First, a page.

DDIO appeared on the scene in 2011 as a performance enhancement to its line of server processors that allowed network cards and other peripherals to connect directly to a CPU's last-level cache, rather than following the standard (and significantly longer) path through the server's main memory. The big idea was that by avoiding system memory, Intel's -- short for Data-Direct I/O -- increased input/output bandwidth and reduced latency and power consumption.
Now, Dutch VUSec security boffins at the Vrije Universiteit Amsterdam are warning that, in specific scenarios, attackers can abuse DDIO to obtain keystrokes and possibly other types of sensitive data that flow through the memory of vulnerable servers.
The most severe form of attack can take place in data centres, and cloud environments that have both DDIO and remote direct memory access enabled to allow servers to exchange data. A server leased by a malicious hacker could abuse the vulnerability to attack other customers.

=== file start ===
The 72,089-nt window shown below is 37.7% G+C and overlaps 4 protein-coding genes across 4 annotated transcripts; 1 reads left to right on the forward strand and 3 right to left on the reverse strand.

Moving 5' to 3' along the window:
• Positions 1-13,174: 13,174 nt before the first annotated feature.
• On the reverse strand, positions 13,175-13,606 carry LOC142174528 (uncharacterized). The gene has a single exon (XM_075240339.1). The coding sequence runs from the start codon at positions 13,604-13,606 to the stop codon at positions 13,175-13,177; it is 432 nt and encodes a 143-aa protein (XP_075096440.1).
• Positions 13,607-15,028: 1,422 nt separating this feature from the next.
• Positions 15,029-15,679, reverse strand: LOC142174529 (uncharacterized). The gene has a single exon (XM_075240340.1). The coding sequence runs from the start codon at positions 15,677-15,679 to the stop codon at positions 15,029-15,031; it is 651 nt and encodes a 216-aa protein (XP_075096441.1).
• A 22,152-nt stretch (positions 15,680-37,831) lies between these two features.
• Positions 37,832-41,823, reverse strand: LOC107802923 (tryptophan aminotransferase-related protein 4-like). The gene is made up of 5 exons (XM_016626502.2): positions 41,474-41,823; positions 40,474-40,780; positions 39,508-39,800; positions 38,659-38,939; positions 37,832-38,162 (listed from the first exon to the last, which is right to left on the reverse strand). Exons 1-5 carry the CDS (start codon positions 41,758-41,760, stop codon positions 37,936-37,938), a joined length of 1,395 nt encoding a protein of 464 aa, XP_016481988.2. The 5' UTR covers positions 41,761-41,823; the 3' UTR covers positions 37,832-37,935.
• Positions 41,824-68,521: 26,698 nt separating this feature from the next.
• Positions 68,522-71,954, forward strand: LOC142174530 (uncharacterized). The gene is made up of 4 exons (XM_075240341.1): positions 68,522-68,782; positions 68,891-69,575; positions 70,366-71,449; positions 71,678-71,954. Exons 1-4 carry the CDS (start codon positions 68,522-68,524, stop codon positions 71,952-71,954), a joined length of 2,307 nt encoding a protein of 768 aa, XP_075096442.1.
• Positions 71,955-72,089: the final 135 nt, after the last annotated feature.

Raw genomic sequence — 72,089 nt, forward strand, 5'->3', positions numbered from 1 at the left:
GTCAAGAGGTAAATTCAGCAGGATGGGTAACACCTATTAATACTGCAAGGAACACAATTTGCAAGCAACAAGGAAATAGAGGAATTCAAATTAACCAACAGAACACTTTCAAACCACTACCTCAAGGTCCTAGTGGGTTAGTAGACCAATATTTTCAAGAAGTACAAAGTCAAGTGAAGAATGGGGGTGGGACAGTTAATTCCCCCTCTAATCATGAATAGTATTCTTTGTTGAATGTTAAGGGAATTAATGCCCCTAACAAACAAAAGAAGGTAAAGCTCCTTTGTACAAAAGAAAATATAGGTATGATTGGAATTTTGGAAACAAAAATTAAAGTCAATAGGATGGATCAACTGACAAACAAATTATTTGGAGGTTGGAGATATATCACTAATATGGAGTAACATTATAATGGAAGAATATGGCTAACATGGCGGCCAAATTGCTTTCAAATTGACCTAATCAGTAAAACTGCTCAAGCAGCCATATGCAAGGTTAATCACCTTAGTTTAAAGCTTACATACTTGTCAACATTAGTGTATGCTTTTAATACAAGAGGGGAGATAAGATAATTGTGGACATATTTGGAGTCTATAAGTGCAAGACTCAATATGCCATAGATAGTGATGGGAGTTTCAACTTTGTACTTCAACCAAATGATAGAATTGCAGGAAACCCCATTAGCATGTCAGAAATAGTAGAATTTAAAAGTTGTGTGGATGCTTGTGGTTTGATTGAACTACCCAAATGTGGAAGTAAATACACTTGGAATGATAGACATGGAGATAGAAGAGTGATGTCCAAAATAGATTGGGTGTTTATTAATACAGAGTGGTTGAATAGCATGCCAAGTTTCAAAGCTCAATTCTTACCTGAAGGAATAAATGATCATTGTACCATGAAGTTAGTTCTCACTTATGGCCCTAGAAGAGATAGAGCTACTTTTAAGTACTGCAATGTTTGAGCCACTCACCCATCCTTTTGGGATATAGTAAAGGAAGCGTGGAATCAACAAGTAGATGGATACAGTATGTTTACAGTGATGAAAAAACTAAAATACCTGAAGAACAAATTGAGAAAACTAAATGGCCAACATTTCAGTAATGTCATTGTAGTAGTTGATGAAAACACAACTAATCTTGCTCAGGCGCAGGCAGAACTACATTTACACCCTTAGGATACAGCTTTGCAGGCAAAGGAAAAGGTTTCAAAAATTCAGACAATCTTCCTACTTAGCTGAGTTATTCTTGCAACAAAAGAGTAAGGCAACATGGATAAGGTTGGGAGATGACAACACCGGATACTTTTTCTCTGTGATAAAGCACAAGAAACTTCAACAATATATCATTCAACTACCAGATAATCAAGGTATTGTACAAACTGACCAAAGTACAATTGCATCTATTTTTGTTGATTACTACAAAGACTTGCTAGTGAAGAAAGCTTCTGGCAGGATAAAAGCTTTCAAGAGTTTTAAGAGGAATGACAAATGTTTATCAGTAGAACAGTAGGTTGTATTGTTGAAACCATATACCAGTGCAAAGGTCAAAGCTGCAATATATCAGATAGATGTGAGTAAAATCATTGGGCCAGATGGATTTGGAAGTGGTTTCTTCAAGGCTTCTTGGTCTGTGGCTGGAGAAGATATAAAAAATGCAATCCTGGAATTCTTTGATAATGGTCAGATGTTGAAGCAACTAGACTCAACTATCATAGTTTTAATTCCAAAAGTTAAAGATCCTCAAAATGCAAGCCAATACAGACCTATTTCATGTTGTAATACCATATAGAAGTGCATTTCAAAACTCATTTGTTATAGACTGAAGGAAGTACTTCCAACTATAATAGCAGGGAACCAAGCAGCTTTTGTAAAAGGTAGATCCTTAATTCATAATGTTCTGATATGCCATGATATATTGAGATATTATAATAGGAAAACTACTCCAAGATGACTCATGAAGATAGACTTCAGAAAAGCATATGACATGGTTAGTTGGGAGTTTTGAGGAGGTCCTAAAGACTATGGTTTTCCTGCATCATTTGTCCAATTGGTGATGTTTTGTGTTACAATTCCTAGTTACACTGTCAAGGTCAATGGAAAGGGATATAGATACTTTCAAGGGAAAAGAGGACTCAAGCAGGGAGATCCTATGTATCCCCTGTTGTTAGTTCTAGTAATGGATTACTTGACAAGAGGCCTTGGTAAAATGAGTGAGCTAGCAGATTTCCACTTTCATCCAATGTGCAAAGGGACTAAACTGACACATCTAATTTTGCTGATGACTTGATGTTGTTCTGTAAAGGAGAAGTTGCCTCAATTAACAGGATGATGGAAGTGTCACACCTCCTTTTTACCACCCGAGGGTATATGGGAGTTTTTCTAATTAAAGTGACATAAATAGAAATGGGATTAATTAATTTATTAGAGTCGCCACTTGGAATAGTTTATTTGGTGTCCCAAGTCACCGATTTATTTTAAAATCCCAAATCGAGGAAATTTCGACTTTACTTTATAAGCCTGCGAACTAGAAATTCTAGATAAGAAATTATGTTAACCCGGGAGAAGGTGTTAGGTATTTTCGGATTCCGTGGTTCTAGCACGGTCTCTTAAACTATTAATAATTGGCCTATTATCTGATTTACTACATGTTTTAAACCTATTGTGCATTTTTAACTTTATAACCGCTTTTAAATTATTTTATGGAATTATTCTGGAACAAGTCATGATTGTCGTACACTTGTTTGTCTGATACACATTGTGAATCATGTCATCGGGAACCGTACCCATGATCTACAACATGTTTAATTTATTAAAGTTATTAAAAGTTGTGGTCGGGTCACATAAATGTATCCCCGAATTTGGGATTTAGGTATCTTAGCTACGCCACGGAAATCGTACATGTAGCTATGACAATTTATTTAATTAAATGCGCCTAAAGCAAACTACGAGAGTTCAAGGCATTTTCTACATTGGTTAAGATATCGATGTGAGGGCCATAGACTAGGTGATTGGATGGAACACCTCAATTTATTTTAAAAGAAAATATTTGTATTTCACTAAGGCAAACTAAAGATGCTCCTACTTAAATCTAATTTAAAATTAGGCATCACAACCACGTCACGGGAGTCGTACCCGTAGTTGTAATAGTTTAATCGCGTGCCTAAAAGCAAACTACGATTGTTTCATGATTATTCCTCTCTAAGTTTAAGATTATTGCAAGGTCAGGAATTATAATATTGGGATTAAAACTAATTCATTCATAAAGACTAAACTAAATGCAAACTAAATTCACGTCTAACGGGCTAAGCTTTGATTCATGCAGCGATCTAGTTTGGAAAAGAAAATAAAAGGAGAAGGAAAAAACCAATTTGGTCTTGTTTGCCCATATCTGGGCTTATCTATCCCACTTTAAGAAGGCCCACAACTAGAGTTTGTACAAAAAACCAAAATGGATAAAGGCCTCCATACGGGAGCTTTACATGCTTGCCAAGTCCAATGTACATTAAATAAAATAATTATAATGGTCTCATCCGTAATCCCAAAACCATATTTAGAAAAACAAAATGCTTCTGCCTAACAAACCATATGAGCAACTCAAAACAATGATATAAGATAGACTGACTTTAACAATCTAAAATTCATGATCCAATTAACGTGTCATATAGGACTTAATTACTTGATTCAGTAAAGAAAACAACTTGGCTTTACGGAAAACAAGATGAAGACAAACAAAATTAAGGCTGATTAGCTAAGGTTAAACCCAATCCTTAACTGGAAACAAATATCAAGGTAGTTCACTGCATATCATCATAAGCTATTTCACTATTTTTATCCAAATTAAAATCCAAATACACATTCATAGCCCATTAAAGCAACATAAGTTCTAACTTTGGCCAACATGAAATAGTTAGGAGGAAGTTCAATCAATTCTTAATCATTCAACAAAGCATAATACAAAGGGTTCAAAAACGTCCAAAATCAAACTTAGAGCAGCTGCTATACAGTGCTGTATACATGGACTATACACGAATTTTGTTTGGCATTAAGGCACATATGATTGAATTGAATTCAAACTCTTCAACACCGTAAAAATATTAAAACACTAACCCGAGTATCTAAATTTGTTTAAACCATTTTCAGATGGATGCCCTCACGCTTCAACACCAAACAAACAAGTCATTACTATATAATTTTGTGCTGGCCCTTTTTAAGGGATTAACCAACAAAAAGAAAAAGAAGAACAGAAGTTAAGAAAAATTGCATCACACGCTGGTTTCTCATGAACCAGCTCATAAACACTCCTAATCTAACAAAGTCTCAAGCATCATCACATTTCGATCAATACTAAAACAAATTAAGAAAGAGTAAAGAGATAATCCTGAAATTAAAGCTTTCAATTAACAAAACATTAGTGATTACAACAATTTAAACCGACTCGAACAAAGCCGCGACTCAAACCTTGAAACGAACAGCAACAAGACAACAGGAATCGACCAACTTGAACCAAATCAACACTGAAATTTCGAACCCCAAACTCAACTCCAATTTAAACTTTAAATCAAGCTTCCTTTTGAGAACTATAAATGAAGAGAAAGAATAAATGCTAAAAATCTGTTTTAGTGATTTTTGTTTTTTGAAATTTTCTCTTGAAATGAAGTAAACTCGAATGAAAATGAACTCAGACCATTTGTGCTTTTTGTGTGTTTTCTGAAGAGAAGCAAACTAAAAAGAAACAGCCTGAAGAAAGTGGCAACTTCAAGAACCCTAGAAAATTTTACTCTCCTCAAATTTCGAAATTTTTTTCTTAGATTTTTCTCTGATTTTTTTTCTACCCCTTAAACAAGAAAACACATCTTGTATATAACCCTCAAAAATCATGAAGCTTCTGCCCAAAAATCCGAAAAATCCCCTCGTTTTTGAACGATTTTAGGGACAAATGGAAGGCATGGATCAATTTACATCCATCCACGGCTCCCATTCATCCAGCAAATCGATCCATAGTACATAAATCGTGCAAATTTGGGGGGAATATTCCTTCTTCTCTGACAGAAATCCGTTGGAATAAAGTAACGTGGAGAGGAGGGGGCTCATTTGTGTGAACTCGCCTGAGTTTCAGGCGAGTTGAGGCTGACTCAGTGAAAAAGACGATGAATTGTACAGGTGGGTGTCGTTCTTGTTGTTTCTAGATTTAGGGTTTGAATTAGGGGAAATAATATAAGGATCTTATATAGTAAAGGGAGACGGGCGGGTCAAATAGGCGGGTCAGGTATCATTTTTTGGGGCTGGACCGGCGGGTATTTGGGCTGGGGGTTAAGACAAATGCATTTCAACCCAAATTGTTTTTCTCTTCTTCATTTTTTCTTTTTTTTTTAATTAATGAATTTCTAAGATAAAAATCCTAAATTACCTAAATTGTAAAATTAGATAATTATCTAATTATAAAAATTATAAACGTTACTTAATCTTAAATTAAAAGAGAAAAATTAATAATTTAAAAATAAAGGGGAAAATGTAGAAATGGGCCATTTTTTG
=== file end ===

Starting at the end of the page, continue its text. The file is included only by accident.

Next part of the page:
To prove the point, VUSec devised an attack that allows a server to steal keystrokes typed into the protected SSH (or secure shell session) established between another server and an application server. "The researchers have named their attack NetCAT, short for Network Cache ATtack."
An advisory for Intel has warned that DDIO or RDMA should be switched off in untrusted networks.
"The researchers say future attacks may be able to steal other types of data, possibly even when RDMA isn't enabled. They are also advising hardware makers to do a better job of securing microarchitectural enhancements before putting them into billions of real-world servers."
The researchers published their paper about NetCAT.